"That's—!" she cried, then turned and yelled to the Troll, "Get down!"
"Huh?" the Troll replied, glancing at her, and then the Collector fired—not a burst of plasma-jacketed flechettes, against which the Trolls' hides had proved more or less invulnerable, but instead the keening brightness of some kind of directed plasma beam. The Troll screamed as the beam burned straight across him, then went down in two smoking pieces.
"Fuck!" Jack cried, gathering herself to charge the creature, but before she could do so, Shepard had vaulted her cover and was storming across the space between. The Collector pivoted to face her, its beam splashed across her barriers, splintering and carving furrows in the already ravaged street, and then she was taking one bounding stride onto its perch and driving her left fist into its four-eyed face with all the might that had recently laid down the king of the Trolls. The Collector dropped with a crunch like a size-450 shoe coming down on a man-sized roach, yellowish ichor splattering.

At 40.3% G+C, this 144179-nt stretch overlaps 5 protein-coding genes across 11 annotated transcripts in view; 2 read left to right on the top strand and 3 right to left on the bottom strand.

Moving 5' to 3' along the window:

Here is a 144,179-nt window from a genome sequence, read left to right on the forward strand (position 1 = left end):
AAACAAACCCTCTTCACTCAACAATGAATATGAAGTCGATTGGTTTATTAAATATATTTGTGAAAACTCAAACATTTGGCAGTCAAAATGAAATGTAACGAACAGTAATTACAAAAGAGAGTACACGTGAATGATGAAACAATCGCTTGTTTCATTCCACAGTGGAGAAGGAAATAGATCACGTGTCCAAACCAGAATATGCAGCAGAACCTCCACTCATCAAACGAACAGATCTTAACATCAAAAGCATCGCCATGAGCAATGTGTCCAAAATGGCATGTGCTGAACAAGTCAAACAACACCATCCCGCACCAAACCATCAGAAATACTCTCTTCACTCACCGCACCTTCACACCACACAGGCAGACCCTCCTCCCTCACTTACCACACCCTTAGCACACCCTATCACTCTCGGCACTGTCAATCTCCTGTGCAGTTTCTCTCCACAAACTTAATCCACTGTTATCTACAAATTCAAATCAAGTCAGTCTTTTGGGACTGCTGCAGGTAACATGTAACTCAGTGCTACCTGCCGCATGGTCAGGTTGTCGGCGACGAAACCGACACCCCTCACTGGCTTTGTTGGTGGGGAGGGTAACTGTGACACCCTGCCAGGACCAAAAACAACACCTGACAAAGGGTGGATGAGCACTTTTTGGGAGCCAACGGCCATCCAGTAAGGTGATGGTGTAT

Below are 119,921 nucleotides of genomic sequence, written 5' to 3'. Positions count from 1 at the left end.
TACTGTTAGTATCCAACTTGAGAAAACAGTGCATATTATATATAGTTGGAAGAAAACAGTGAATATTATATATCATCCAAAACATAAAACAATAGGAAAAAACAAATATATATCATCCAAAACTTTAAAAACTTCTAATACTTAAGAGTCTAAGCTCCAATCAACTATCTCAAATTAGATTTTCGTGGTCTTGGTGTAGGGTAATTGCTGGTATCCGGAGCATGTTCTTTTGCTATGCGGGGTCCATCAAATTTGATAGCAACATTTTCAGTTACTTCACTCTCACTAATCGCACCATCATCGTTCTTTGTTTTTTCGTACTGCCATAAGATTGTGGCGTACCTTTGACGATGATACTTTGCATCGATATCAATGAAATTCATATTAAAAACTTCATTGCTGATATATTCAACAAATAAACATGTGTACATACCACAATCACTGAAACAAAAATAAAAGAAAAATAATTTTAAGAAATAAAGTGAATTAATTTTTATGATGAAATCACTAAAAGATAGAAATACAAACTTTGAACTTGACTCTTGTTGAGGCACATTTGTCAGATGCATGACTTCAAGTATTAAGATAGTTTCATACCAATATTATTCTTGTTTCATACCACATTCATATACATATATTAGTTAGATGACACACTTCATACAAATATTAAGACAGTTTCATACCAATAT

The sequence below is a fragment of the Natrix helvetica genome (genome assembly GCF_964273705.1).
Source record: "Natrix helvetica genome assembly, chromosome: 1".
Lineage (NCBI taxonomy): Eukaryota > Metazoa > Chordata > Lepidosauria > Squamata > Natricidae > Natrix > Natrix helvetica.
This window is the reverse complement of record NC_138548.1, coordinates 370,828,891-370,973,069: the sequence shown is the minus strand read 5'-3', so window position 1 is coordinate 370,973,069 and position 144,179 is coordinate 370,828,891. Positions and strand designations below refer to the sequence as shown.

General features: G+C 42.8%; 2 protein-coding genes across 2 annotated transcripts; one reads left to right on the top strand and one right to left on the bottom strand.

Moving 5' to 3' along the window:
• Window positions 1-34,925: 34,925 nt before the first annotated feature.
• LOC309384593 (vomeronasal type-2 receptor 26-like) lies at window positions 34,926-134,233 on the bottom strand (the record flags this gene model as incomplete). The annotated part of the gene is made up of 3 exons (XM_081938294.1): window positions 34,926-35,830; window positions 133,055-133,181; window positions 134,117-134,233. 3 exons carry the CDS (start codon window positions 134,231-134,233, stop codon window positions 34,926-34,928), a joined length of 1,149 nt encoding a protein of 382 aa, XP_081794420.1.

"I'LL take that—" she declared, snatching the beam weapon out of the air as the slain alien's hands relaxed on it; then, with the kind of ease that spoke of long experience, she shouldered the weapon and turned it on its previous owner's colleagues, cutting four of them down before they could even think of reacting.
In cover beside Jack, Grunt watched all this, a look of dawning epiphany slowly replacing the thoughtfully distracted air he'd had since the University courtyard fight.
"... i get it," he mumbled as Shepard commandeered the weapon.
"Huh?" said Jack.
Grunt blinked, looked at her, and then grinned, his big flat teeth on full display—a look of pure krogan delight across his whole face.
"I get it!" he roared, slapping the receiver of his rifle with his free hand. "What Okeer was trying to accomplish with that stupid tank. All that crap about tactics and war philosophy. I only knew 'battlemaster' as a word, a, a definition. I didn't know what one really was. Not in here," he said, tapping his chest. "And now I do."